Patio Covers and Patio Enclosures are ideal products for an outdoor business. With them you can provide shade during the hot season, in moderate temperatures you can take off the roof (the retractable roof is 2/3 mobile) and let the sun get in. If rain you can close it by a single click and your customers stay under your safe area. If it is to cold you can completley enclose the area with lateral panels.
Also ideal for your business can be awnings, canopies, sunrooms, retractable skylights or sliding roofs. Take a look into our products section and find the product that is best for your needs.
Ontario has three main climatic regions. Parts of Southwestern Ontario have a moderate humid continental climate (Köppen climate classification Dfa), similar to that of the inland Mid-Atlantic States and the Great Lakes portion of the Midwestern United States. The region has warm, humid summers and cold winters. Annual precipitation ranges from 75–100 cm (30–39 in) and is well distributed throughout the year with a usual summer peak. Most of this region lies in the lee of the Great Lakes making for abundant snow in some areas. Point Pelee and Middle Island, the southernmost parts of the country, are at the dividing line of a humid continental climate and a humid subtropical climate (Dfa/Cfa).
Central and Eastern Ontario have a more severe humid continental climate (Köppen Dfb). This region has warm and sometimes hot summers with colder longer winters, with ample snowfall and roughly equal annual precipitation as the rest of Southern Ontario. Along the eastern shores of Lake Superior and Lake Huron, frequent heavy lake-effect snow squalls increase seasonal snowfall totals upwards of 3 m (120 in) in some places.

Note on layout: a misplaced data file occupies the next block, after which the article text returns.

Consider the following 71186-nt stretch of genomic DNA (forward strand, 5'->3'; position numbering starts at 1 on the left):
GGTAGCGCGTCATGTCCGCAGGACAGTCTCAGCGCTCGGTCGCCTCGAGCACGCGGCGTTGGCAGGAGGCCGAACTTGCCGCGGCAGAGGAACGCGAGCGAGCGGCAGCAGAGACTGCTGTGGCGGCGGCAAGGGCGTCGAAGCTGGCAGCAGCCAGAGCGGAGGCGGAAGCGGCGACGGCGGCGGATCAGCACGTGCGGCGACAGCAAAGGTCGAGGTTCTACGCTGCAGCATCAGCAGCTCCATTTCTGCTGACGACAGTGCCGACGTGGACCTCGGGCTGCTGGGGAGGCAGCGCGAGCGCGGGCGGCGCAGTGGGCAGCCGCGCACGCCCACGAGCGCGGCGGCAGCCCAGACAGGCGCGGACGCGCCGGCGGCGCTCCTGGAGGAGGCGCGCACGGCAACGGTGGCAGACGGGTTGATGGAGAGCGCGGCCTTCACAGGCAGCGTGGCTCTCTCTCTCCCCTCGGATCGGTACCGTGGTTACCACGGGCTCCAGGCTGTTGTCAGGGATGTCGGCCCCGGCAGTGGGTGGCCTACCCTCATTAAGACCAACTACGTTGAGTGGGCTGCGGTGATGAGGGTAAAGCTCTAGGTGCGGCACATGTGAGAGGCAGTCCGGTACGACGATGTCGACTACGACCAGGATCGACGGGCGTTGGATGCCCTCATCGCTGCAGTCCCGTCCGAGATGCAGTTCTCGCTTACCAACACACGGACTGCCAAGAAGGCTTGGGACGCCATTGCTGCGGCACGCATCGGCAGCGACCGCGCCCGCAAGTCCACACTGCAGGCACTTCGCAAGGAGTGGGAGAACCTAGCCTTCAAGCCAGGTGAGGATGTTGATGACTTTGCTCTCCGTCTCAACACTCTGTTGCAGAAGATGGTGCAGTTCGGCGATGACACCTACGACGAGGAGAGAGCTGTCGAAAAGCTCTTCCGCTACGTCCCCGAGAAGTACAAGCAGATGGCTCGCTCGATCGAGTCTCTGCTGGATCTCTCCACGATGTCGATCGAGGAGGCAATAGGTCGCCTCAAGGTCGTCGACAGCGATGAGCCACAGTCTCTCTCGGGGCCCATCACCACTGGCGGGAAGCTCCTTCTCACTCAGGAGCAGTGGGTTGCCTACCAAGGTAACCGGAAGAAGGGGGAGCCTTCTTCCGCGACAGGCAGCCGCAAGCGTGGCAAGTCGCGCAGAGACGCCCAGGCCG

The northernmost parts of Ontario — primarily north of 50°N have a subarctic climate (Köppen Dfc) with long, severely cold winters and short, cool to warm summers with dramatic temperature changes possible in all seasons. With no major mountain ranges blocking sinking Arctic air masses, temperatures of −40 °C (−40 °F) are not uncommon, snowfall remains on the ground for sometimes over half the year. Precipitation is generally less than 70 cm (28 in).
Severe and non-severe thunderstorms peak in summer. London, situated in Southern (Southwestern) Ontario, has the most lightning strikes per year in Canada, averaging 34 days of thunderstorm activity per year. In a typical year, Ontario averages 15 confirmed tornado touchdowns, though they are rarely destructive (the majority between F0 to F2 on the Fujita scale). Tropical depression remnants occasionally bring heavy rains and winds in the south, but are rarely deadly. A notable exception was Hurricane Hazel which struck Toronto, in October 1954. Winter storms can disrupt power supply and transportation, severe ice storms can also occur, especially in the east.
Major cities in Ontario: